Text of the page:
Italy is commemorating the 500th anniversary of the writing of a classic work: Niccolò Machiavelli's Il Principe (The Prince). Although completed in 1513, the treatise by the man who "put the science into political science" wasn't published until 1532, five years after his death.
Machiavelli's name since penetrated the global vocabulary as an international byword for political cunning and pragmatism. However, no one, as T. S. Eliot observed, “was ever less Machiavellian than Machiavelli.”
After fourteen years as a civil servant and diplomat in the Florentine Republic, Niccolò Machiavelli (1469-1527) was tried, tortured, and exiled after the Medici reclaimed power.
Frustrated in his forced retirement to his modest country home, Machiavelli began work on The Prince in the hope that a clear-eyed, no-nonsense tactical handbook would display his political acumen and win him a government position–a dream that never materialized.
At the time, the Medici Pope Leo X, son of Lorenzo il Magnifico, and his brother Giuliano seemed likely to form an
Italian alliance, perhaps even a nation state.
As Machiavelli saw it, a Medici pope (or prince) who heeded his advice
could bring a better future to Italy and perhaps even take up arms to liberate the peninsula from its “barbarian”
invaders—a vision of unification almost 350 years before the fact.
What if this ruthless prince lost the
adulation of his people? Better to be
feared than loved, shrugged Machiavelli, who observed that since men are
generally ungrateful, vacillating, cowardly, and greedy, they might promise
their souls to a prince yet desert or
betray him because love is fickle, while fear is not.
As a case in point Machiavelli cited the notorious Cesare
Borgia, called Il Valentino from his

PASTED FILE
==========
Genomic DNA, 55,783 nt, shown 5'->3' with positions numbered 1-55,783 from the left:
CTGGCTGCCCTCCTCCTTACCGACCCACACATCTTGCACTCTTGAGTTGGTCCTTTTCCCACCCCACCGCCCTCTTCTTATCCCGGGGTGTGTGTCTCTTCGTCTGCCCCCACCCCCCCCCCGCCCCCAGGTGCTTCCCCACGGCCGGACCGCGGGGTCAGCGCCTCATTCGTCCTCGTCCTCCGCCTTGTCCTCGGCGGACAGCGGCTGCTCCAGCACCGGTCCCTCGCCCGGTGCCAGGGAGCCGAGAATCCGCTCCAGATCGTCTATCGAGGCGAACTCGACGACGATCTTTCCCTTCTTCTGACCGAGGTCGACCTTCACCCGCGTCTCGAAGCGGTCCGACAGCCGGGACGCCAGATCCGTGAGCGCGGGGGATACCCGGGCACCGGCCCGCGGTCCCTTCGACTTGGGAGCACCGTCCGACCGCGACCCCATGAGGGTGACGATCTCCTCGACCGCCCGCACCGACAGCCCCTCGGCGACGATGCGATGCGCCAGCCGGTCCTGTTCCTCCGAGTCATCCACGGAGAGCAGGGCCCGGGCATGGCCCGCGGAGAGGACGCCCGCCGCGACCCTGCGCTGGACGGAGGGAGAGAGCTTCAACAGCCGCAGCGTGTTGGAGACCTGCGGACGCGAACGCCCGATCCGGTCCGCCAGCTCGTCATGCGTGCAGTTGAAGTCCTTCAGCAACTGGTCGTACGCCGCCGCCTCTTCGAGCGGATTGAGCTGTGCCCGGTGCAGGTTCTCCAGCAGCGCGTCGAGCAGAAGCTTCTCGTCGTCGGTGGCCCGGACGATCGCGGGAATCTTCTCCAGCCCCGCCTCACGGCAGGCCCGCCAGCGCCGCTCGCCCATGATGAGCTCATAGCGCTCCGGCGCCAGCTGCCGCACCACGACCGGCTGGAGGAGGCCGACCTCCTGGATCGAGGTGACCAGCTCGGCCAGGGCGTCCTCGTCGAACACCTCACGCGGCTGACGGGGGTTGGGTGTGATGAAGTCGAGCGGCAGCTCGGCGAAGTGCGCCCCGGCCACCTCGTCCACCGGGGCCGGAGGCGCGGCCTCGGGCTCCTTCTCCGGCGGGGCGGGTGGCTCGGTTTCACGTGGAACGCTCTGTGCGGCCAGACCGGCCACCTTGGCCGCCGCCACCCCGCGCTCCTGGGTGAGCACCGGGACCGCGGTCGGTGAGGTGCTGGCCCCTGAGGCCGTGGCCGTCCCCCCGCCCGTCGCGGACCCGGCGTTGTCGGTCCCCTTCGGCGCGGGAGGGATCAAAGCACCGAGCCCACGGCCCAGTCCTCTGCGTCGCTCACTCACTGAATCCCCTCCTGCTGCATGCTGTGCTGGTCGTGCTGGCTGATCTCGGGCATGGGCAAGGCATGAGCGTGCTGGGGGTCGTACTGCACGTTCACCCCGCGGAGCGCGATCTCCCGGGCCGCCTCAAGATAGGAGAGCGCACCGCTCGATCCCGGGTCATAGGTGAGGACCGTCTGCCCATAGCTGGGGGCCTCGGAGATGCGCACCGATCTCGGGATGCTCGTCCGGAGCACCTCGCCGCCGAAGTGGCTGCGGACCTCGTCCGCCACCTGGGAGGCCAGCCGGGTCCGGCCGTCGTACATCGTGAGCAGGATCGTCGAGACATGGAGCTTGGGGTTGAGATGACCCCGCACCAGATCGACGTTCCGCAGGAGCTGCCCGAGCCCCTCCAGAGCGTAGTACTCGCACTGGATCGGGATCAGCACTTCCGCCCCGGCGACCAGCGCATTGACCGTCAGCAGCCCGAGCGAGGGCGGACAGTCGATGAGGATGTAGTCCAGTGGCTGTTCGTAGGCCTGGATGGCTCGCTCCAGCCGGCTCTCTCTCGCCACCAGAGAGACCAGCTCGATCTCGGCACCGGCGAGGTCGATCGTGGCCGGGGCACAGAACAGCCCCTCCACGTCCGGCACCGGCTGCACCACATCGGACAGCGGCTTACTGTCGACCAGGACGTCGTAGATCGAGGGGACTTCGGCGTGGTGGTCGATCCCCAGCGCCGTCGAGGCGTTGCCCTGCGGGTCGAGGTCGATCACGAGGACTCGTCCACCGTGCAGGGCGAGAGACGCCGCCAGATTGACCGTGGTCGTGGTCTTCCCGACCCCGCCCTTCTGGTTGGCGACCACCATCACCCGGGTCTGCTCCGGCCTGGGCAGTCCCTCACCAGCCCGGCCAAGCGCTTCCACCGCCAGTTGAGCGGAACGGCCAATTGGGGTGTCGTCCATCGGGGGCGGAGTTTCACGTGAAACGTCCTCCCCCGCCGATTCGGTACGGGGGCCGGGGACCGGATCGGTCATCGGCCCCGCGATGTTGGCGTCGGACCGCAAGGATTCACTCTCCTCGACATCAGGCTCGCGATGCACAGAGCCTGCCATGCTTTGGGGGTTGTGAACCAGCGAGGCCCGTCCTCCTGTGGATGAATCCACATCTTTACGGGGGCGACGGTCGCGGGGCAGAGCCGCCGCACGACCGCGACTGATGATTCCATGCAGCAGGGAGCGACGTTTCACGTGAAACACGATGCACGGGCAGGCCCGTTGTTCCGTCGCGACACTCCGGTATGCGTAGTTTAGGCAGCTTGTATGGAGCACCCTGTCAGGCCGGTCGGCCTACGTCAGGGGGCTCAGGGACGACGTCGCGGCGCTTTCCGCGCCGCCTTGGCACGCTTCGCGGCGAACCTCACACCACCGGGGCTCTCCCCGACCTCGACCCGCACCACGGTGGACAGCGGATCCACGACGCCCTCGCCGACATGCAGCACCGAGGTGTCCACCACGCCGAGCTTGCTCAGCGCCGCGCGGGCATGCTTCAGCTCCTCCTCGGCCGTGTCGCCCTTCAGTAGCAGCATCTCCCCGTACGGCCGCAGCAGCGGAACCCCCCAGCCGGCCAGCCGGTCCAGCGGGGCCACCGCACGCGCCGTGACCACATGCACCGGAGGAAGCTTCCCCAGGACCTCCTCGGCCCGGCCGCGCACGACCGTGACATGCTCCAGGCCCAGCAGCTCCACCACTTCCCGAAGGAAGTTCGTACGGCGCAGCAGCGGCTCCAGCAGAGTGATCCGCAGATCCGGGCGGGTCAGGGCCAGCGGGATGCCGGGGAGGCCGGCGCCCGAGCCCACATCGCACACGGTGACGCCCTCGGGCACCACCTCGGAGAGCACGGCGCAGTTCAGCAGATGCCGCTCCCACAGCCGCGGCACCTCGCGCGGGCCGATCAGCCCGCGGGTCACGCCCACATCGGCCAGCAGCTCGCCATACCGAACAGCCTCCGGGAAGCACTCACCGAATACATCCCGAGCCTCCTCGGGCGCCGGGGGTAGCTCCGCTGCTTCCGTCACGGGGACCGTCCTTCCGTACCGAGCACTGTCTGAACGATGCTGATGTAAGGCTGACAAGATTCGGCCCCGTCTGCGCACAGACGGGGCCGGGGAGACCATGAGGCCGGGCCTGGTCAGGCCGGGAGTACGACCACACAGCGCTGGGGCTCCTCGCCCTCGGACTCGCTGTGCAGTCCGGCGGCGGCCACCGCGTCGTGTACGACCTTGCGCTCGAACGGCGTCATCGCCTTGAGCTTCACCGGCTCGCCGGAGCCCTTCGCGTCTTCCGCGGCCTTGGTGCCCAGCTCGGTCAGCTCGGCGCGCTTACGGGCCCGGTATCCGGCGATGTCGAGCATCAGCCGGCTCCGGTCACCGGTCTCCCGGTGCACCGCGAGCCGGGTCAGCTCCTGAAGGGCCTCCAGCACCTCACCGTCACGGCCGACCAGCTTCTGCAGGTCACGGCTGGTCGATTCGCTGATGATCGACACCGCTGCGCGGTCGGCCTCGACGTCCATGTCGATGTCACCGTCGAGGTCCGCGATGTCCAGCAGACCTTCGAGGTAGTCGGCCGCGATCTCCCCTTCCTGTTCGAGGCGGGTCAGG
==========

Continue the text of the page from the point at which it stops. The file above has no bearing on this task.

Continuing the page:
title as duke of Valentinois. When his
father, decadent and opportunistic,
assumed the papacy as Alexander VI, the two conspired to take over much
of central Italy. Machiavelli coolly
describes how Borgia, to subdue unruly Romagna, “full of thefts, fights, and of
every other kind of insolence,” hired a
“cruel and able” henchman and gave him full authority to do whatever was necessary
to impose order.
Once the province was pacified, Borgia wanted to show the
resentful populace that “if any form of cruelty had arisen, it did not
originate from him but from the harsh nature of his minister.” So one morning
the local citizens awoke to discover their hated overlord “placed on the piazza
in two pieces with a block of wood and a bloody sword beside him.” Borgia had
deftly accomplished his objective. “The
ferocity of such a spectacle,” Machiavelli wrote, “left the people satisfied and amazed at
the same time.”
When the Florentine
Republic returned to power in 1527, Machiavelli applied for his old post but
was rejected. He died soon thereafter. His country, which
ignored him in life, didn’t know quite what to say of him in death. His
appropriately monumental tomb in Santa Croce, the burial site for Italy’s
titans of history, reads simply, “To so great a name, no epitaph can do
Words and Expressions
machiavellismo –- political cunning
machiavellico –- crafty
machiavellicamente –- in a crafty manner
vivere da principe –- to live like a prince
principesco -– princely, prince-like
Dianne Hales is the author of LA BELLA LINGUA: My Love Affair with Italian, the World's Most Enchanting Language.
To listen to a reading (in English) of The Prince, click below: